Alberta Election Fact Check: NDP claims Kenney’s trying to restrict access to abortion
On the same afternoon in February, two political opponents held duelling news conferences. United Conservative Leader Jason Kenney was outlining part of his platform while the Alberta NDP launched a website called TheTruthAboutJasonKenney.
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The website features stark black and white photos of Kenney, all-caps black and red text and six “truths” about Kenney. It links back to government hansards and news articles as far back as 1999, outlining his personal beliefs and past political decisions.
The third point reads: “Jason Kenney: a persistent and determined opponent of a woman’s right to choose…
“Jason Kenney has spent his entire career trying to restrict access to abortion and roll back women’s rights.”
Is this accurate? Would access to abortion change in Alberta under a UCP government?
What’s the allegation?
The website claims: “Thanks to Jason Kenney, a woman’s right to choose is in sudden and real peril in Alberta” and that “he and his party are already trying to restrict access to abortion in Alberta.”
It also outlines his pro-life history, personal beliefs and voting record as an MP in Ottawa, claiming “the best predictor of future behaviour is past behaviour.”
What are the facts?
Since launching his first Alberta leadership campaign in 2016, Kenney has said he would not “bring forward legislative measures on abortion.”
The party made its stance even more clear in a statement to Global News last week. A UCP caucus spokesperson said “a United Conservative government under his leadership will not reopen this debate.”
Historically, Kenney has not shied away from his social conservative convictions and personal religious beliefs.
As an MP, while he voted pro-life and pro-family, the UCP stresses “he never championed limiting or eliminating abortion.”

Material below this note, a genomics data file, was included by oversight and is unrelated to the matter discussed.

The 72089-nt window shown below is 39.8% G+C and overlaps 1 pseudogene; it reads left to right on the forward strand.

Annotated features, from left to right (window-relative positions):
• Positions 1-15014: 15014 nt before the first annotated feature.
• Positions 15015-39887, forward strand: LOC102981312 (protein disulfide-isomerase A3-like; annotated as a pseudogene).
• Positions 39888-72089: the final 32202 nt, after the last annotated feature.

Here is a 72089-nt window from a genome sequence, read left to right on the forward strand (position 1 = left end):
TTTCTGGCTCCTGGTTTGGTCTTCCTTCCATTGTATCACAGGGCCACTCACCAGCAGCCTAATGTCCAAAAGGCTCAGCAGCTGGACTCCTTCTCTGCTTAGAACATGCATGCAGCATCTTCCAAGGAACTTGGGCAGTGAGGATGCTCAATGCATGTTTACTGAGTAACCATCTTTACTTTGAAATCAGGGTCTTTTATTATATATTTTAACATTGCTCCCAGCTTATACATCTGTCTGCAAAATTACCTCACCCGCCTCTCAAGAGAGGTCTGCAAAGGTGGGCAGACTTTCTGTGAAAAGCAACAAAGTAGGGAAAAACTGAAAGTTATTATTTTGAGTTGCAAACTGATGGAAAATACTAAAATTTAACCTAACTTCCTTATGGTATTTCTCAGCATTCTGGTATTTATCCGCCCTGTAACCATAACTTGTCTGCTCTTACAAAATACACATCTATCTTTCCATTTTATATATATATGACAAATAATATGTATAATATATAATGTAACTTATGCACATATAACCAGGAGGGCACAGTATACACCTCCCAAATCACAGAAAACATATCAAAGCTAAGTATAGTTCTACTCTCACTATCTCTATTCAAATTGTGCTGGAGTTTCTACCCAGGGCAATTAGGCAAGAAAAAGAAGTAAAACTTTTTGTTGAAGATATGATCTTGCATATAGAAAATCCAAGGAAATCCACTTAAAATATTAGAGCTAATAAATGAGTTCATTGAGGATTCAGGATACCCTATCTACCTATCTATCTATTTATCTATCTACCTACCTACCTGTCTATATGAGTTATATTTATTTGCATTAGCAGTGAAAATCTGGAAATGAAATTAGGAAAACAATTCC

“In my 20 years in Parliament, I haven’t given a speech about this, let alone proposed a motion or bill,” he told the CBC in 2016.
However, in 2012, Kenney went against then-prime minister Stephen Harper and supported a motion to set up a committee to study whether a fetus is a human being before the moment of birth. The motion was defeated by a vote of 203 to 91.
But he supported the former federal Conservative government’s decision not to introduce legislation regulating abortion.
What do experts say?
The distinction between not legislating an issue and not looking at it at all is an important one.
“It’s got to be absolutely clear — and it’s easy enough to do — just absolutely clear that this is not an issue that they are going to be enacting any kind of policy — whether it be legislation or otherwise — it’s not going to be something the party is going to address,” said Lori Williams, an associate professor of policy studies at Mount Royal University.
“They might even want to say: this is a matter of personal belief — some people support and oppose abortion — and they’re not going to take a public or political or governmental stand should they form the government one way or another.”
Abortion became legal across Canada in 1988, when the Supreme Court of Canada struck down abortion prohibition as unconstitutional. While that falls under federal jurisdiction, health care is a shared jurisdiction between federal and provincial governments.